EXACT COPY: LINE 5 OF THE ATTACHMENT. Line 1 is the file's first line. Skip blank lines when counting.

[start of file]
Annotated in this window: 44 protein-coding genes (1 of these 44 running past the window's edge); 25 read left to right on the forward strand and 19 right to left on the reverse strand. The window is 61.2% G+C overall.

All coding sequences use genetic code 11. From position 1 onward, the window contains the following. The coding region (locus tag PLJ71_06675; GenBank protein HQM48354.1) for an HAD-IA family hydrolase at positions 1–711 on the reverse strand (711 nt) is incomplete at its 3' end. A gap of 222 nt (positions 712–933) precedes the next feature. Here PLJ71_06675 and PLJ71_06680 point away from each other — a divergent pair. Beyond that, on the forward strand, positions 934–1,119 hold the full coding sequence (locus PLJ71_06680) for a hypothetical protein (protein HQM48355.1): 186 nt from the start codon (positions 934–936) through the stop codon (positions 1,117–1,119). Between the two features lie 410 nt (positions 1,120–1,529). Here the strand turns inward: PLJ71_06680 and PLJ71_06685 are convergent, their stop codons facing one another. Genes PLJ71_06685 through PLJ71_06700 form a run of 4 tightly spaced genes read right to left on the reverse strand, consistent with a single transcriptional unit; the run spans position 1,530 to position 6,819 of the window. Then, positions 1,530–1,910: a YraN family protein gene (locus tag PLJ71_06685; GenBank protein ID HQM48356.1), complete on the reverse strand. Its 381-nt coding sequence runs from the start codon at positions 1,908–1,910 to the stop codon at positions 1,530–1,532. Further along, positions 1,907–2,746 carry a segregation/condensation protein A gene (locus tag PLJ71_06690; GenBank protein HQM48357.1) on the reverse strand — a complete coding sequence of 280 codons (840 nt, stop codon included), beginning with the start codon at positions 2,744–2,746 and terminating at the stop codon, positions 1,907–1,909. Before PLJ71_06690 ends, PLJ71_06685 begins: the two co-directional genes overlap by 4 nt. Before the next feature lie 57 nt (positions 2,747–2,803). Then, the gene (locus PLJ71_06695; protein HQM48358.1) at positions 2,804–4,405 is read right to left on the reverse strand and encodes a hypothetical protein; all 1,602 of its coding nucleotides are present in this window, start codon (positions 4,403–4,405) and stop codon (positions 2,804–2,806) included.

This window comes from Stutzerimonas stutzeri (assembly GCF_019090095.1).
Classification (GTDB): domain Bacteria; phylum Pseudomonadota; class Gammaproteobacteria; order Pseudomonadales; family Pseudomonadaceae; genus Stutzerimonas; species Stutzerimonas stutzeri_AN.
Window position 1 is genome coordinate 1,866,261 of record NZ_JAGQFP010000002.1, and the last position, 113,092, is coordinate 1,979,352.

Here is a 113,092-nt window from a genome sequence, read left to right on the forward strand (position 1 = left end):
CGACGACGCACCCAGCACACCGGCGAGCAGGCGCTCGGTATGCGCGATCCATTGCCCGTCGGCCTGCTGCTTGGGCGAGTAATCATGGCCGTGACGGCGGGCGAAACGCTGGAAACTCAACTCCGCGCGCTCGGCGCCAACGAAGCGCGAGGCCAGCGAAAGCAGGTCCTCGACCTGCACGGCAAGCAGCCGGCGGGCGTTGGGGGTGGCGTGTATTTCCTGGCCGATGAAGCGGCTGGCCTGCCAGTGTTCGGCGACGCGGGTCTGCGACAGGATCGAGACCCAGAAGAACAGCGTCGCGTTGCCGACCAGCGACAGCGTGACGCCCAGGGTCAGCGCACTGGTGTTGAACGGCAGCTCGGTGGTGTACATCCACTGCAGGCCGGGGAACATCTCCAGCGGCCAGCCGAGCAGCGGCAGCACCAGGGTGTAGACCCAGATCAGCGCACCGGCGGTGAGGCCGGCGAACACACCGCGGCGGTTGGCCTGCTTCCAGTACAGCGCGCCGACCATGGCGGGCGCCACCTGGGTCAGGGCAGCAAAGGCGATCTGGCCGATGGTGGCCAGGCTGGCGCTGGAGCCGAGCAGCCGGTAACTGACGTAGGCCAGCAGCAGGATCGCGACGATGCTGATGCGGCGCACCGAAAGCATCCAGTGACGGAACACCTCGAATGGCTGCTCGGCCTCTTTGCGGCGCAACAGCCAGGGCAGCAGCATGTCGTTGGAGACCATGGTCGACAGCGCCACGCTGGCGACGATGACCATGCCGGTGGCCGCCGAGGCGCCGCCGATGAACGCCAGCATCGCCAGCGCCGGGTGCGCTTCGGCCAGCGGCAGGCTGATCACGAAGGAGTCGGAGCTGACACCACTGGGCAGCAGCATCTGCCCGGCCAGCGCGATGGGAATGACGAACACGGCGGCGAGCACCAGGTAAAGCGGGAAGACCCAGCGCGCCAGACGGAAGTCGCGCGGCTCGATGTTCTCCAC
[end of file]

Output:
Window position 1 is genome coordinate 1,866,261 of record NZ_JAGQFP010000002.1, and the last position, 113,092, is coordinate 1,979,352.